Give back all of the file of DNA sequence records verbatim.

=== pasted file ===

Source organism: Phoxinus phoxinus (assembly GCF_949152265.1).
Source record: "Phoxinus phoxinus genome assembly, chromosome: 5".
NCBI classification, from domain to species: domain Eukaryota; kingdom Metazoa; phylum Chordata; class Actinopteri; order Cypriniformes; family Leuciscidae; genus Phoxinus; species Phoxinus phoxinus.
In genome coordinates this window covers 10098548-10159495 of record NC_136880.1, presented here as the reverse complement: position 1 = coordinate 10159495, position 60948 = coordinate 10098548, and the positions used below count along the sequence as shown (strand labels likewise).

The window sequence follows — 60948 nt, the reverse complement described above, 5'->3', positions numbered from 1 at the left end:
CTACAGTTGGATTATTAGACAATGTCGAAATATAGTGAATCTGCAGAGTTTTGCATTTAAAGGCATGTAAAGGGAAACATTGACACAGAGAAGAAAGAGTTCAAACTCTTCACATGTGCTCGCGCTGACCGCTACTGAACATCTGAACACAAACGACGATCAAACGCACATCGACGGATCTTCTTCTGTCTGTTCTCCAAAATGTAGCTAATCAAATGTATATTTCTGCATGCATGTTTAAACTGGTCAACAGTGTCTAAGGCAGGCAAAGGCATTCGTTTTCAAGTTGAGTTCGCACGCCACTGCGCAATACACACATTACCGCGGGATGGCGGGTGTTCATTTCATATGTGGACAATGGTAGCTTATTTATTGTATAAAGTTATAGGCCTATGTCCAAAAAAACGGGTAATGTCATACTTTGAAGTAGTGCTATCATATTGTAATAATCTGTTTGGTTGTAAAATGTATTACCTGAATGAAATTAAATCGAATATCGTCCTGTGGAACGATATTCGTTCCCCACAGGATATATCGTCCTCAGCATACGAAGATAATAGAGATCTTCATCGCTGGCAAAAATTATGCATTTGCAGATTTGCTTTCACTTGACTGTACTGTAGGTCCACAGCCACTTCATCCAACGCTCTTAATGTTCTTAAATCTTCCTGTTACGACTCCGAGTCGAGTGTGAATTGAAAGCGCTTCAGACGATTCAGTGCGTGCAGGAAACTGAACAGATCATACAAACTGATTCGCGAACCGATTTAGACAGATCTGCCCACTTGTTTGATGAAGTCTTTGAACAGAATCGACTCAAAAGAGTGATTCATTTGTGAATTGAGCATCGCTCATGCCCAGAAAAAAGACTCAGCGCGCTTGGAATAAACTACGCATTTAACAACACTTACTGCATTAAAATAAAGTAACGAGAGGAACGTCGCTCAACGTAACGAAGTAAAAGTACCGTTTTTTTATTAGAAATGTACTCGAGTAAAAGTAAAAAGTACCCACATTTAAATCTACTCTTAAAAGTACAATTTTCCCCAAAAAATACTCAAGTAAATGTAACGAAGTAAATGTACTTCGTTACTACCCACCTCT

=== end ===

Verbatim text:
Source organism: Phoxinus phoxinus (assembly GCF_949152265.1).
Source record: "Phoxinus phoxinus genome assembly, chromosome: 5".
NCBI classification, from domain to species: domain Eukaryota; kingdom Metazoa; phylum Chordata; class Actinopteri; order Cypriniformes; family Leuciscidae; genus Phoxinus; species Phoxinus phoxinus.
In genome coordinates this window covers 10098548-10159495 of record NC_136880.1, presented here as the reverse complement: position 1 = coordinate 10159495, position 60948 = coordinate 10098548, and the positions used below count along the sequence as shown (strand labels likewise).

The window sequence follows — 60948 nt, the reverse complement described above, 5'->3', positions numbered from 1 at the left end:
CTACAGTTGGATTATTAGACAATGTCGAAATATAGTGAATCTGCAGAGTTTTGCATTTAAAGGCATGTAAAGGGAAACATTGACACAGAGAAGAAAGAGTTCAAACTCTTCACATGTGCTCGCGCTGACCGCTACTGAACATCTGAACACAAACGACGATCAAACGCACATCGACGGATCTTCTTCTGTCTGTTCTCCAAAATGTAGCTAATCAAATGTATATTTCTGCATGCATGTTTAAACTGGTCAACAGTGTCTAAGGCAGGCAAAGGCATTCGTTTTCAAGTTGAGTTCGCACGCCACTGCGCAATACACACATTACCGCGGGATGGCGGGTGTTCATTTCATATGTGGACAATGGTAGCTTATTTATTGTATAAAGTTATAGGCCTATGTCCAAAAAAACGGGTAATGTCATACTTTGAAGTAGTGCTATCATATTGTAATAATCTGTTTGGTTGTAAAATGTATTACCTGAATGAAATTAAATCGAATATCGTCCTGTGGAACGATATTCGTTCCCCACAGGATATATCGTCCTCAGCATACGAAGATAATAGAGATCTTCATCGCTGGCAAAAATTATGCATTTGCAGATTTGCTTTCACTTGACTGTACTGTAGGTCCACAGCCACTTCATCCAACGCTCTTAATGTTCTTAAATCTTCCTGTTACGACTCCGAGTCGAGTGTGAATTGAAAGCGCTTCAGACGATTCAGTGCGTGCAGGAAACTGAACAGATCATACAAACTGATTCGCGAACCGATTTAGACAGATCTGCCCACTTGTTTGATGAAGTCTTTGAACAGAATCGACTCAAAAGAGTGATTCATTTGTGAATTGAGCATCGCTCATGCCCAGAAAAAAGACTCAGCGCGCTTGGAATAAACTACGCATTTAACAACACTTACTGCATTAAAATAAAGTAACGAGAGGAACGTCGCTCAACGTAACGAAGTAAAAGTACCGTTTTTTTATTAGAAATGTACTCGAGTAAAAGTAAAAAGTACCCACATTTAAATCTACTCTTAAAAGTACAATTTTCCCCAAAAAATACTCAAGTAAATGTAACGAAGTAAATGTACTTCGTTACTACCCACCTCT